Note the beaten and battered guardrail. It was completely broken through in places, and the rest was twisted and mangled from years of abuse.
Atigun Pass

We descended down onto the flatlands again and began to search for campsites as we exited the Brooks Range. I was sad to say goodbye to the mountains, but the open tundra was beautiful, and it was nice to be out there almost entirely alone save my companions and the occasional passing semi. We drove to exactly 110 miles short of Deadhorse, and decided that with the plummeting air temperature (it was about 37 degrees F) and late hour (about 11:30pm), it was time to turn around. I was a bit disappointed to not get to see the Arctic Ocean and Deadhorse, but as a devoted lifelong Alaskan, I’m sure the opportunity to make the full journey will arise again. In the meantime, we were tired and it was time for some dinner! We retraced our steps for about half an hour, and finally decided to pull off the road into a little rest stop and camp out of the back of the truck.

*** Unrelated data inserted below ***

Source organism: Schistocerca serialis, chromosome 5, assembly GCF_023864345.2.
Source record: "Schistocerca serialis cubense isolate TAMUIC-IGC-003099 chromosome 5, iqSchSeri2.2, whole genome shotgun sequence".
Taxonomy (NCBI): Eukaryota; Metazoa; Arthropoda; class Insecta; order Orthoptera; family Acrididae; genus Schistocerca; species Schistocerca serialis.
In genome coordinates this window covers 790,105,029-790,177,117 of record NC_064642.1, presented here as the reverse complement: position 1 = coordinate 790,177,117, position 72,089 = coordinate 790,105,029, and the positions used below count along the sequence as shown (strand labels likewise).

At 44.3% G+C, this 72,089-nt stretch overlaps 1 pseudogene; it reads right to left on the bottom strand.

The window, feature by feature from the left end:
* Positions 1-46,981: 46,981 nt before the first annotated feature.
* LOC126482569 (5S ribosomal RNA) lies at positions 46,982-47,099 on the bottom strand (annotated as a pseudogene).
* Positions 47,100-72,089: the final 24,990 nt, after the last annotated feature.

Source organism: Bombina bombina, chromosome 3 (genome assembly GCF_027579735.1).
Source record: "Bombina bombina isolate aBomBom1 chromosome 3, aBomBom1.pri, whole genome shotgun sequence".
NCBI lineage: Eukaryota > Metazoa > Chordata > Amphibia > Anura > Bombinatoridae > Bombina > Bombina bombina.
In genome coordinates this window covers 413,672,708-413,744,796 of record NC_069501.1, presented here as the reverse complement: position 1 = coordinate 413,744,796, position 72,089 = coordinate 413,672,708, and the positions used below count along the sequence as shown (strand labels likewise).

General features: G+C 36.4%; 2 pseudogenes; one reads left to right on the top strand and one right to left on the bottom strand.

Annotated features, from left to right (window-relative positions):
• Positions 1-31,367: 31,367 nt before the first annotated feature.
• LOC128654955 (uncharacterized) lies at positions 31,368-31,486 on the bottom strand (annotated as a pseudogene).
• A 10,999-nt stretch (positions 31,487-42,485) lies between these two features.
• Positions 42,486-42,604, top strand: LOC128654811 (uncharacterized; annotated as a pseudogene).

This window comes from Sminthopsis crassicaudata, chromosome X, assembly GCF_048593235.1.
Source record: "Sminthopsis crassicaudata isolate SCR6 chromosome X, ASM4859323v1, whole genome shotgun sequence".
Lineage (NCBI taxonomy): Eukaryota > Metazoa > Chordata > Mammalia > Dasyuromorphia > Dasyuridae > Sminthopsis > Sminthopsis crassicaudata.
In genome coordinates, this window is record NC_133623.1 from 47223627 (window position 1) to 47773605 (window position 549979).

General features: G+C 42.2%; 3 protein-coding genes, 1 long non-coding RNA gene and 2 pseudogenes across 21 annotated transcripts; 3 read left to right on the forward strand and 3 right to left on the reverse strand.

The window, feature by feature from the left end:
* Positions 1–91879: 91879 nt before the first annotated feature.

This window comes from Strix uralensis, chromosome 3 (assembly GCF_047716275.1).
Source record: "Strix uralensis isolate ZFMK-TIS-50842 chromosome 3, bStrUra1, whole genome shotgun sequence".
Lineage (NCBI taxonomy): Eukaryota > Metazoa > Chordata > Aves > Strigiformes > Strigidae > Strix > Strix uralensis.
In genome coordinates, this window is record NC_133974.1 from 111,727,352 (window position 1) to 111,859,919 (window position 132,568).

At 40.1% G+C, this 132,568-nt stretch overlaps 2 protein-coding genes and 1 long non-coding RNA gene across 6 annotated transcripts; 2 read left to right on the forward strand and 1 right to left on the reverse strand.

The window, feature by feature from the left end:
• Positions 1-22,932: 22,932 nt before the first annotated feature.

My last look north before we turned around, at 11:38pm.
Note that the sun is still high in the sky!

Now, I’m not sure if I’m part reptile, part yeti, or just have terrible circulation, but I get very easily cold. This presents a bit of a problem since I love the cold, and so I’ve learned to deal with it by wearing a ridiculous number of layers year round. In the middle of summer, I can often by found wearing a down vest, and even on the hottest day of the year I tend to dig for my long sleeved shirts. This night was no exception, so while I was pulling on long johns and extra jacket, Matthew boiled up some water for one of my favorites suppers: Top Ramen.

Note that I looked bundled up for winter, and Matthew is in just a sweatshirt.

In all my layers, I slept pretty comfortably; let me tell you, there are few things more delightful than having everything but the tip of your nose covered in a sleeping bag, listening to the arctic ground squirrels chirp and the occasional lone raven call out in the distance. A stream gurgled nearby, and aside from the snoring of my bunk mates, I slept wonderfully in the arctic night air.

This story continues in Part III.